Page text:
Meanwhile, Baseball America posted a list of ten prospects who have increased their stock since the start of June (sub. req’d). Jesus Montero (“A scout who saw Montero this month didn’t see the outstanding raw power than Montero has shown in the past, but noted that Montero consistently drove the ball into the gaps even if he did bail on the breaking ball on occasion.”) came in at number two, David Phelps (“His secondary stuff is fringy, but he mixes a slurvy curveball, a short slider and a change with solid sink and throws them all for strikes, making him an option for the back of the rotation or middle-relief work.”) at number eight.

Oh, and David Adams? Turns out it was a broken ankle. That explains why he’s been out so long.

Triple-A Scranton (7-1 win over Norfolk)
Kevin Russo, LF: 0 for 4, 1 BB, 2 K
Eric Bruntlett, DH: 2 for 4, 2 R, 1 2B, 1 K
Eduardo Nunez, SS: 2 for 3, 2 R, 1 BB, 1 SB – nine for his last 28 (.321)
Chad Tracy, 3B, Chad Huffman, RF & Greg Golson, CF: all 1 for 4 – Tracy drove in a run & scored another … Golson doubled
Jesus Montero, C: 1 for 3, 1 R, 1 HR, 4 RBI, 2 K – eight of his 11 homers have comes in the last six weeks or so … Conor Foley breaks the long balls down for you
Jorge Vazquez, 1B & Reegie Corona, 2B: both 2 for 4 – JoVa doubled, scored a run & K’ed … Corona plated a run
Jason Hirsh: 6 IP, 2 H, 0 R, 0 ER, 3 BB, 6 K, 3-7 GB/FB – 62 of his 99 pitches were strikes
Romulo Sanchez: 2.2 IP, 3 H, 1 R, 1 ER, 2 BB, 3 K, 4-1 GB/FB – 31 of 53 pitches were strikes (58.5%)
Royce Ring: 0.1 IP, 1 H, 0 R, 0 ER, 0 BB, 0 K, 1-0 GB/FB – four of his six pitches went for strikes

[Read more…]

Game 101: One or two?

I love it when the Yankees do this to opposing pitchers. (AP Photo/Amy Sancetta)

The Rays already beat the lowly Tigers today, so tonight’s game will determine if the Yankees go into this weekend’s series in Tampa one game up, or two games up. Of course they’d love to have that extra cushion, but they’re going to have to survive Dustin Moseley’s first start of the season tonight. Joe Girardi indicated that Moseley is good for up to 100 pitches tonight, he was starting in Triple-A Scranton after all, so hopefully they manage to squeeze six innings out of him while working Indians’ starter Mitch Talbot over.

Here’s the lineup, sans a resting Jorge Posada

Jeter, SS
Granderson, CF
Teixeira, 1B
A-Rod, 3B
Cano, 2B
Swisher, DH
Gardner, LF
Cervelli, C
Curtis, RF

And on the bump, it’s one of the Chad Ho Moseley monster.

No weather issues tonight, thankfully. First pitch is set for 7:05pm ET and can be seen on YES. Enjoy.

Mark Teixeira’s new stance

As I was watching the Yankees pound Fausto Carmona last night, something caught my eye. To make sure I wasn’t crazy, I consulted both Joe and Ben, who confirmed my suspicion: Mark Teixeira has opened his stance. Not from last year either, I’m talking about from just last month. Given his horrible start and recent hot streak, it makes sense that he and Kevin Long tinkered and made some adjustments to help right the ship, but usually the untrained eye can’t pick those adjustments up.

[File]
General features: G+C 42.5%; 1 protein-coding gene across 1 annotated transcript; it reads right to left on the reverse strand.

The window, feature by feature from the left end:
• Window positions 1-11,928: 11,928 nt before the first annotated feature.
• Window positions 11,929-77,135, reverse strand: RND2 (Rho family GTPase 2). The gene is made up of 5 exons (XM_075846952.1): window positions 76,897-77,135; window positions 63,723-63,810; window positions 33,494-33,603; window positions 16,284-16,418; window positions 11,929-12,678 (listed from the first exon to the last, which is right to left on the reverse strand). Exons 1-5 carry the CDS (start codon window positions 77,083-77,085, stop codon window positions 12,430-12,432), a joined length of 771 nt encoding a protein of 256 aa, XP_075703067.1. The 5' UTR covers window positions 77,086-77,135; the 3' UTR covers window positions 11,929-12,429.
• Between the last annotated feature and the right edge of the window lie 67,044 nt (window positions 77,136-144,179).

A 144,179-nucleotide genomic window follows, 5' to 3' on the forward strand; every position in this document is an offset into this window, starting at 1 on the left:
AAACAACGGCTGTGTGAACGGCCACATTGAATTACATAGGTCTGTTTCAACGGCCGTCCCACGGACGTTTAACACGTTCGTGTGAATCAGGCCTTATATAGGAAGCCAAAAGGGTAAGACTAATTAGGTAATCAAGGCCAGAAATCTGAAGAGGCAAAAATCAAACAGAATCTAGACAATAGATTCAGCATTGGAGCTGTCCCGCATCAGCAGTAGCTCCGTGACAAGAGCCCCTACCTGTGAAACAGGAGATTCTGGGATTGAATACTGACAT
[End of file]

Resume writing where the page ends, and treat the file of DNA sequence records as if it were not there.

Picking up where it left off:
Of course, I had to confirm this first. In order to avoid any issues with camera angle and what not, I screen cap’d at-bats from two home games. The top image comes from the June 2nd game vs. Baltimore (the Phil Hughes-Brad Bergeson matchup), and bottom is the July 16th game vs. the Rays (the first game after the break). Make sure you click for a larger view…

You can see Jamie Shields bending over to fix his pant leg in the bottom image. Tex is at the start of a practice swing in the meantime, which is why his hands are a bit lower, but his feet do not move at all. I just wanted to make sure I got the batter’s box in the shot to use as a reference, and Shields was in the way whenever he was on the rubber. Tex’s hands go back to their usual spot once the Shields gets ready to throw the pitch.

So anyway, you can clearly see that Tex has opened up. His front foot is closer to the edge of the batter’s box, and there’s more real estate between his feet. There are plenty of reasons why a batter would open up his stance, but the first two are obvious. First and foremost, it helps the batter see the ball better simply by providing a better line of sight towards the pitcher. Perhaps it’s helped Tex recognize offspeed pitches earlier in the pitch’s flight, he definitely doesn’t seem to be overwhelmed by them like he was in April and May.

Secondly, opening the stance helps the batter get around better on pitches in the inner half. Tex has been pulling more balls to rightfield with authority lately (spray chart during struggles, and after), hence his increased power performance. Although we know that correlation does not equal causation, it does stand to reason that opening his stance has helped Tex do a better job of getting the fat part of the bat on inside pitches.

I haven’t checked to see if Teixeira has also opened up when batting righthanded, but I’m not too concerned about that. Righthanders were killing him earlier this year, but he was performing well against southpaws. I’m not saying this new stance is why the Yanks’ first baseman has turned his season around over the last month or so, but it’s certainly interesting to see.

Yanks have kicked the tires on Bloomquist, out on Dunn

Update (4:00 p.m.): In what must be a cruel and horrible joke, Jerry Crasnick reports that the Yankees have checked in on Royals’ utility player Willie Bloomquist. I know the Yanks need bench help, but that’s no reason to go out and trade for one of the worst players in baseball. The 32-year-old is a career .298 wOBA hitter, but has managed to underperform that with a .294 wOBA this year. There’s also another $1.05M left on his contract through the end of the season. Bloomquist is definitely versatile, with a ton of experience at every position but pitcher and catcher. Still, the guy stinks (0.0 WAR, woo!). I’d rather see Eduardo Nunez get a shot.

Meanwhile, Ken Rosenthal says the Yanks are now out on Adam Dunn, and Joel Sherman explains why. Basically, the Yanks are worried about how Dunn does not want to DH, would have to adjust to a new league and a pennant race and carries an extremely high asking price. For similar reasons, the Rays are reportedly out of the running as well. Of course, based on how these things have gone so far, I expect the introductory press conference to be no later than Saturday morning.